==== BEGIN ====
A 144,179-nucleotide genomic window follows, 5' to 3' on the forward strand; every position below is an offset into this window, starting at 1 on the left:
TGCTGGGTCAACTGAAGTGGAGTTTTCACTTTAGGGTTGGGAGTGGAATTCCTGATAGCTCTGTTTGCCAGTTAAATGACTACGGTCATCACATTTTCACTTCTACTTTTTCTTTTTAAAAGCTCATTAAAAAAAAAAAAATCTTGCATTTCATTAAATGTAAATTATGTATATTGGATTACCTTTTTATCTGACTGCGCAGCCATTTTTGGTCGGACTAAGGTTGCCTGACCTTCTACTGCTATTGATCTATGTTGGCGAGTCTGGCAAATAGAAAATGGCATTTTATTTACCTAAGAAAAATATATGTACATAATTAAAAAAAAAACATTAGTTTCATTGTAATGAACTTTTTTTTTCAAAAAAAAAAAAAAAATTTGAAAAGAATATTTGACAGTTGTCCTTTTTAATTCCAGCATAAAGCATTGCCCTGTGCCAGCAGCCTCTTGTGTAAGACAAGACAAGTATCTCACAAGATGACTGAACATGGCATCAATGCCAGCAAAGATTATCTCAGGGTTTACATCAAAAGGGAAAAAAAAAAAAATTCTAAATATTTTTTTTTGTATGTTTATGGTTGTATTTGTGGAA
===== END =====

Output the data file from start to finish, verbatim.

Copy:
A 144,179-nucleotide genomic window follows, 5' to 3' on the forward strand; every position below is an offset into this window, starting at 1 on the left:
TGCTGGGTCAACTGAAGTGGAGTTTTCACTTTAGGGTTGGGAGTGGAATTCCTGATAGCTCTGTTTGCCAGTTAAATGACTACGGTCATCACATTTTCACTTCTACTTTTTCTTTTTAAAAGCTCATTAAAAAAAAAAAAATCTTGCATTTCATTAAATGTAAATTATGTATATTGGATTACCTTTTTATCTGACTGCGCAGCCATTTTTGGTCGGACTAAGGTTGCCTGACCTTCTACTGCTATTGATCTATGTTGGCGAGTCTGGCAAATAGAAAATGGCATTTTATTTACCTAAGAAAAATATATGTACATAATTAAAAAAAAAACATTAGTTTCATTGTAATGAACTTTTTTTTTCAAAAAAAAAAAAAAAATTTGAAAAGAATATTTGACAGTTGTCCTTTTTAATTCCAGCATAAAGCATTGCCCTGTGCCAGCAGCCTCTTGTGTAAGACAAGACAAGTATCTCACAAGATGACTGAACATGGCATCAATGCCAGCAAAGATTATCTCAGGGTTTACATCAAAAGGGAAAAAAAAAAAAATTCTAAATATTTTTTTTTGTATGTTTATGGTTGTATTTGTGGAA